1971 - Learning FORTRAN Computer Programming

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When I was 12 years old, I started learning to program computers. But in those days, that meant writing FORTRAN code on paper, then using a punch cards machine to encode it, and sending the deck of punch cards to the computer center. I recently found one of my first programs. It was a piece of 11x14 green bar paper wrapped around a thin stack of 26 cards, with a rubber band around it. It was wrapped in exactly the same way I would have received it back from the System Operators on January 14, 1971, except it's a bit yellowed with age. The date printed on the paper is 71/014, the fourteenth day of 1971. That's how computer time was calculated, if you wanted to convert that to a calendar date, you needed another computer program.

I unwrapped it and on top of the stack was my "separator card." Programs were punched on white cards with a blue card on the top of each program. That is my 12 year old handwriting.


I saved a 1.2Mb PDF of the whole printout, but I'll just show the important bits here. This is a really stupid program. But I suppose it's not so bad for a 12 year old kid in 1971. Nowadays any 12 year old kid can write something more complex on a personal computer and get instant results. But back then, it took a full day to send the cards in and get a printout back.


This must have been a class assignment to write a program that could compare two numbers punched on a card, and print which number was higher. But there are some really stupid programming tricks here. I'll explain one and why it's stupid. The program is designed to read a data card, compute which number is higher, print the results, and repeat until all 10 cards are done. It starts by setting a counter K to 1. After it prints each answer, it increments the counter, K=K+1 and loops back to the beginning to see if it should stop. But this is a stupid way to do it. The program stops when K gets to 11, which means the 10th card has been read, don't read the 11th one, it isn't there. But any normal computer programmer would have started with K=0, and count to 10, not 11. And the test for K>10 should be at the end, not the beginning of the program.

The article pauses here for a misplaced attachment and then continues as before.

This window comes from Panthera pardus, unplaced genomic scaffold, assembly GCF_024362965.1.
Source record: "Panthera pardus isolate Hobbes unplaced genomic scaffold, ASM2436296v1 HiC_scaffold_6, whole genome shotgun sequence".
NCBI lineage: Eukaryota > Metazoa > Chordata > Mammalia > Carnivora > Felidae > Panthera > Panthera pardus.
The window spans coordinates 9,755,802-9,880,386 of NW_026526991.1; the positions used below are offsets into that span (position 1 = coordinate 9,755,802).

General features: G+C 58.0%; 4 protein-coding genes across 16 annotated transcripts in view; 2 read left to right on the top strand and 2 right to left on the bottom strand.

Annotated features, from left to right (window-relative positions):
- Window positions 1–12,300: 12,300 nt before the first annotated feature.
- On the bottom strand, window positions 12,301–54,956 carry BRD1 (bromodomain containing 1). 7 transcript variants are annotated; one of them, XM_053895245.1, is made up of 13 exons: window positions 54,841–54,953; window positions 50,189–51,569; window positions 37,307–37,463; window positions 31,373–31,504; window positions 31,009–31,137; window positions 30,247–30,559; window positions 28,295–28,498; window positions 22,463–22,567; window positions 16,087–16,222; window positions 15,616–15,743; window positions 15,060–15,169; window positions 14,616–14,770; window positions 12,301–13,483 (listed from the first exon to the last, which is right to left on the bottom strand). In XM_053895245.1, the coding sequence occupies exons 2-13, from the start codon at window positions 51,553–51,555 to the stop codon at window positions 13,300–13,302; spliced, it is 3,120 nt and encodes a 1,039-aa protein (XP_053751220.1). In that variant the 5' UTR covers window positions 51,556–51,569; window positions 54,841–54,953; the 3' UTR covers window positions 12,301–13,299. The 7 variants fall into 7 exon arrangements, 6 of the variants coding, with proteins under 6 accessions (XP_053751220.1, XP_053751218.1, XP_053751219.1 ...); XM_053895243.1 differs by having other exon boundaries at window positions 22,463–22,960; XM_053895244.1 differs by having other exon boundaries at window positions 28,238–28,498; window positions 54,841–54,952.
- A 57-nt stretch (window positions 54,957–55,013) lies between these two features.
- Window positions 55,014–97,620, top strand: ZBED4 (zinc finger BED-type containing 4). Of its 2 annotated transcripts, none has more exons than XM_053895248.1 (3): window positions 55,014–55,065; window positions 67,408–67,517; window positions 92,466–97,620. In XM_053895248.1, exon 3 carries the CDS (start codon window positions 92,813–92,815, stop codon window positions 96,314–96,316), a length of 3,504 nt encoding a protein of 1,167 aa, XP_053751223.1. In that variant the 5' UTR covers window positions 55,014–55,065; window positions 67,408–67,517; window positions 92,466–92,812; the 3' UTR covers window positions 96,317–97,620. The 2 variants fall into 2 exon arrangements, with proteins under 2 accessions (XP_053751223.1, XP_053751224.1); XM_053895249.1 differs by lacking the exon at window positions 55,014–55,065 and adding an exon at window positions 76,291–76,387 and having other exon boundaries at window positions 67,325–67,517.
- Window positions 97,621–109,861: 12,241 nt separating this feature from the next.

Now here are the results.


When I got this program back, I could not believe it. How could a computer possibly know which number was higher? I remember being baffled at my math teacher's explanation, you subtract the second number from the first, and if the result is negative, the second one is greater. If positive, the first one is greater. But then, how does the computer know how to subtract? And how does it know if the result is positive or negative? Um.. that's a little trickier. How do you know how to do that?

To me, the most interesting thing on this printout is at the bottom, where it lists the time the computer took to run this program. This was a huge IBM/360 mainframe costing millions of dollars. It took 0.13 seconds to compile the program, and 0.08 seconds to run. The blue card at the top of the program says to stop the program if it took more than 2 seconds to run. That would only happen if you got stuck in a loop and the program ran forever. Programs like that could stop a huge mainframe computer dead in its tracks, nothing would get done until that program was halted. I think I recall we got something like 2 seconds of computer runtime every semester, so one accident like that and you used up your whole semester's worth of computer time in one shot. You'd have to beg the System Operators for more time, and apologize for your stupidity at wasting a whole two seconds, almost an eternity in IBM/360 time.

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Similar experience with me starting in 1969 in high school where we used a programmable calculator (later I would learn exactly why it could not be called a true computer). That led to GE Timesharing and BASIC. At this time it was a true oddity for 14 year old kid to show up a university with a real computer lab carrying a letter of recommendation saying "This kid can program, help him learn until he graduates from high school." I have my high school teachers to thank for starting my epic career over 40 years ago.

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